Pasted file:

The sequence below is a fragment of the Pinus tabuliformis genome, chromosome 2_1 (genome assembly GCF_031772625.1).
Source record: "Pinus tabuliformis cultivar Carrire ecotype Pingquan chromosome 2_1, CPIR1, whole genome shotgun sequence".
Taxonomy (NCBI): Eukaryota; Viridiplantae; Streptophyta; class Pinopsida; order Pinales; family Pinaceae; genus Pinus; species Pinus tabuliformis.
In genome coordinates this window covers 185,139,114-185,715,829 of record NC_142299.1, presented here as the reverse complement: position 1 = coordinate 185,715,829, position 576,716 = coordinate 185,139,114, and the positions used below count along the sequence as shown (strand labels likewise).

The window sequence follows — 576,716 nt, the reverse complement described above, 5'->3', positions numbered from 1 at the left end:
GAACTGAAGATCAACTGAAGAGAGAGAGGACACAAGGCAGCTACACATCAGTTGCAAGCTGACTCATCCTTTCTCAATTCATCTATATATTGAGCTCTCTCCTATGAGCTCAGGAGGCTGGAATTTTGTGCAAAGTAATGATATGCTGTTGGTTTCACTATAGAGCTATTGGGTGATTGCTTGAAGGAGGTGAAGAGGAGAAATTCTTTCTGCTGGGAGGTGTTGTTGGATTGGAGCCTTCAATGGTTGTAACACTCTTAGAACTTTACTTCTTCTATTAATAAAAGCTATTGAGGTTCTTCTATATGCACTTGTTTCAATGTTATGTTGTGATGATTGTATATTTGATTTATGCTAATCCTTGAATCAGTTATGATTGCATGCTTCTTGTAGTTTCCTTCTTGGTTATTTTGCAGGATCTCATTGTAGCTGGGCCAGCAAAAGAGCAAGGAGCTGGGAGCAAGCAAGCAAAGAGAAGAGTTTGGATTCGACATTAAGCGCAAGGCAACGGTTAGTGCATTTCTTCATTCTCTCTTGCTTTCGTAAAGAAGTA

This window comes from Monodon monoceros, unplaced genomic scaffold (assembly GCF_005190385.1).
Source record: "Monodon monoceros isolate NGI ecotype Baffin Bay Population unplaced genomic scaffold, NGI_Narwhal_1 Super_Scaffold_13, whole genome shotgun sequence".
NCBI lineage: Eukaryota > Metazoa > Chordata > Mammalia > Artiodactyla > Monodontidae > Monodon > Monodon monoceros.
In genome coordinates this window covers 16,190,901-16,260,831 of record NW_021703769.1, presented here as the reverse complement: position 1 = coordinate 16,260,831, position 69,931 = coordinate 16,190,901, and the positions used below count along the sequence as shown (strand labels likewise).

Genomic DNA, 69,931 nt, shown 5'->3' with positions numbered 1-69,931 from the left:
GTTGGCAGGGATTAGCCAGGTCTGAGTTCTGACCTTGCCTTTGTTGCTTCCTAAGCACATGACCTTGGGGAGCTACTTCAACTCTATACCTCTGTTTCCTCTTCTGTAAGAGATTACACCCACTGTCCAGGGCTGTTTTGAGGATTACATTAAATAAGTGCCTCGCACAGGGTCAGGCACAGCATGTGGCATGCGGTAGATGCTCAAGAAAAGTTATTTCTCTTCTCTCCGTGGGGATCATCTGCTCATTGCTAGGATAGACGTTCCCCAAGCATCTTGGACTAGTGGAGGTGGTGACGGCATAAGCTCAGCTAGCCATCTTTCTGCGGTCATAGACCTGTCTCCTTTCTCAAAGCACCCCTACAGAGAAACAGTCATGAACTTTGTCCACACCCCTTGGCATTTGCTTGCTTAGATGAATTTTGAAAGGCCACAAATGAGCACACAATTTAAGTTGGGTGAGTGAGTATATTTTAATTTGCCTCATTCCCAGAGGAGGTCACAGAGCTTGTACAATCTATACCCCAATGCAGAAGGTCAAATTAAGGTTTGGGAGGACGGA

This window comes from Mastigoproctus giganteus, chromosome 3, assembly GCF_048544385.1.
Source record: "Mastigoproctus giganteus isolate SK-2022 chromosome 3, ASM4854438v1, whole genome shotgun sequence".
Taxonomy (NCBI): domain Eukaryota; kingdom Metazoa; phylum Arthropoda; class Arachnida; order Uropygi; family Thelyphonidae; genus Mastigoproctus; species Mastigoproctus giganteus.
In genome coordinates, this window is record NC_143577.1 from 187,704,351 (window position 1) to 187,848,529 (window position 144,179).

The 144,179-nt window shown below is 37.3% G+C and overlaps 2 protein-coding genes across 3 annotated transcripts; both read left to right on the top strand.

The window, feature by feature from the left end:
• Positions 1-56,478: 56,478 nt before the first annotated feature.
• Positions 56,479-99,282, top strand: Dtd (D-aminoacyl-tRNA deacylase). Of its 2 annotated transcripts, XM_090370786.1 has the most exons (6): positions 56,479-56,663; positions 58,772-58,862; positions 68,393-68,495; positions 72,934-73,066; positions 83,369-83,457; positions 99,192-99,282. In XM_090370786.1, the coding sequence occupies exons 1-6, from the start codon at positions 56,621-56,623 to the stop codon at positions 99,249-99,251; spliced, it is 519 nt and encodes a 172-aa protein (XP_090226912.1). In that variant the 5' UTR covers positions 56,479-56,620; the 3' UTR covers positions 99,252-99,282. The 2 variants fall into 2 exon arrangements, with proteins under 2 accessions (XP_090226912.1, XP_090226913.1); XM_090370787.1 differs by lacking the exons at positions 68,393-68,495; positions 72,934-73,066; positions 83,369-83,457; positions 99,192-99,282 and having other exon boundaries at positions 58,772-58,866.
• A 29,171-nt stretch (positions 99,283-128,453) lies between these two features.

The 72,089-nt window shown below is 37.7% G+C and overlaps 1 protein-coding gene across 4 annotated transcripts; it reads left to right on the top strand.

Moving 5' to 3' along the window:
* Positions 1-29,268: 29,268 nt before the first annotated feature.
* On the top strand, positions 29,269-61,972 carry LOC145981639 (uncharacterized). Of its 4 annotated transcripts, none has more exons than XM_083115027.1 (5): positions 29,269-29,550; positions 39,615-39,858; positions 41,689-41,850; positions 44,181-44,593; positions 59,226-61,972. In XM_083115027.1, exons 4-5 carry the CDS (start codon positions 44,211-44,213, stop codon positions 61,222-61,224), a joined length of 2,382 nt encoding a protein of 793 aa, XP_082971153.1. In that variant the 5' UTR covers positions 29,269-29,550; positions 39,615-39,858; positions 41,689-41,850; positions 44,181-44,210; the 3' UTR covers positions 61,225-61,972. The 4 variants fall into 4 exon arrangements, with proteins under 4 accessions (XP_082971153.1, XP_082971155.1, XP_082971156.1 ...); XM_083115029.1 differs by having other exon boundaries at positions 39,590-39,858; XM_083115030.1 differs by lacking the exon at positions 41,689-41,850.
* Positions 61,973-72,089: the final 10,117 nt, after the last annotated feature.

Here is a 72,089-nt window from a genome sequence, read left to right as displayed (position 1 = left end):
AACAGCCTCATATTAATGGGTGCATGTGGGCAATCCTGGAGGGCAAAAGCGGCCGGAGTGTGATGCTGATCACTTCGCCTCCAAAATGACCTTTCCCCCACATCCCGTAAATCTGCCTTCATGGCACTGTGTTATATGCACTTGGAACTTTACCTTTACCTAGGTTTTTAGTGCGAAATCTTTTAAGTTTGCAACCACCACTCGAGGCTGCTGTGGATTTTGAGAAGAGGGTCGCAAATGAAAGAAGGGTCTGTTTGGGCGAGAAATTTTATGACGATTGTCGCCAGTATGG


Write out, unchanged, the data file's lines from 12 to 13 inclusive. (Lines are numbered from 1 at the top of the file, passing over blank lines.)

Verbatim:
GTTGGCAGGGATTAGCCAGGTCTGAGTTCTGACCTTGCCTTTGTTGCTTCCTAAGCACATGACCTTGGGGAGCTACTTCAACTCTATACCTCTGTTTCCTCTTCTGTAAGAGATTACACCCACTGTCCAGGGCTGTTTTGAGGATTACATTAAATAAGTGCCTCGCACAGGGTCAGGCACAGCATGTGGCATGCGGTAGATGCTCAAGAAAAGTTATTTCTCTTCTCTCCGTGGGGATCATCTGCTCATTGCTAGGATAGACGTTCCCCAAGCATCTTGGACTAGTGGAGGTGGTGACGGCATAAGCTCAGCTAGCCATCTTTCTGCGGTCATAGACCTGTCTCCTTTCTCAAAGCACCCCTACAGAGAAACAGTCATGAACTTTGTCCACACCCCTTGGCATTTGCTTGCTTAGATGAATTTTGAAAGGCCACAAATGAGCACACAATTTAAGTTGGGTGAGTGAGTATATTTTAATTTGCCTCATTCCCAGAGGAGGTCACAGAGCTTGTACAATCTATACCCCAATGCAGAAGGTCAAATTAAGGTTTGGGAGGACGGA

This window comes from Mastigoproctus giganteus, chromosome 3, assembly GCF_048544385.1.